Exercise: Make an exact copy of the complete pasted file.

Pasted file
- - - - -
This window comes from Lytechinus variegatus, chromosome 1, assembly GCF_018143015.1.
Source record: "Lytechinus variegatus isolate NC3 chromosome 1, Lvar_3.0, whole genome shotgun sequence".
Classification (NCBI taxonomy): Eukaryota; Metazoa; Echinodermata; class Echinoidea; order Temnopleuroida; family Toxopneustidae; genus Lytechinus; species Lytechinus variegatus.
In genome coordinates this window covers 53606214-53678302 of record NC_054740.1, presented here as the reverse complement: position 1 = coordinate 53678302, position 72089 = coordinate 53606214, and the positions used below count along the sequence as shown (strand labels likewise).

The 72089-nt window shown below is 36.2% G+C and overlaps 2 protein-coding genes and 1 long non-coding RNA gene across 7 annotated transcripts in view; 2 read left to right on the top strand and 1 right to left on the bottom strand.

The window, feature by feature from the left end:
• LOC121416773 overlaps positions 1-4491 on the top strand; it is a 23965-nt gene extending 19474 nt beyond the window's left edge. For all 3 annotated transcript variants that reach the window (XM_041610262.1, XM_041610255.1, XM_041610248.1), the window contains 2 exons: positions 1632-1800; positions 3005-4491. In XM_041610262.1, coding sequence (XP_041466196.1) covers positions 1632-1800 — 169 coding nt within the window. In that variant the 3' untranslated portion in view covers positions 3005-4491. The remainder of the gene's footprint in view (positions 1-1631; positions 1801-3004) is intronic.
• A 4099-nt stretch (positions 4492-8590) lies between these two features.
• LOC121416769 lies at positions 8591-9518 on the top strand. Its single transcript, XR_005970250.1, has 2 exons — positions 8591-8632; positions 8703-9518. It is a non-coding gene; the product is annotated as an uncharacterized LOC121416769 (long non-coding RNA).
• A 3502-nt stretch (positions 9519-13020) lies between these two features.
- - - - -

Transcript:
This window comes from Lytechinus variegatus, chromosome 1, assembly GCF_018143015.1.
Source record: "Lytechinus variegatus isolate NC3 chromosome 1, Lvar_3.0, whole genome shotgun sequence".
Classification (NCBI taxonomy): Eukaryota; Metazoa; Echinodermata; class Echinoidea; order Temnopleuroida; family Toxopneustidae; genus Lytechinus; species Lytechinus variegatus.
In genome coordinates this window covers 53606214-53678302 of record NC_054740.1, presented here as the reverse complement: position 1 = coordinate 53678302, position 72089 = coordinate 53606214, and the positions used below count along the sequence as shown (strand labels likewise).

The 72089-nt window shown below is 36.2% G+C and overlaps 2 protein-coding genes and 1 long non-coding RNA gene across 7 annotated transcripts in view; 2 read left to right on the top strand and 1 right to left on the bottom strand.

The window, feature by feature from the left end:
• LOC121416773 overlaps positions 1-4491 on the top strand; it is a 23965-nt gene extending 19474 nt beyond the window's left edge. For all 3 annotated transcript variants that reach the window (XM_041610262.1, XM_041610255.1, XM_041610248.1), the window contains 2 exons: positions 1632-1800; positions 3005-4491. In XM_041610262.1, coding sequence (XP_041466196.1) covers positions 1632-1800 — 169 coding nt within the window. In that variant the 3' untranslated portion in view covers positions 3005-4491. The remainder of the gene's footprint in view (positions 1-1631; positions 1801-3004) is intronic.
• A 4099-nt stretch (positions 4492-8590) lies between these two features.
• LOC121416769 lies at positions 8591-9518 on the top strand. Its single transcript, XR_005970250.1, has 2 exons — positions 8591-8632; positions 8703-9518. It is a non-coding gene; the product is annotated as an uncharacterized LOC121416769 (long non-coding RNA).
• A 3502-nt stretch (positions 9519-13020) lies between these two features.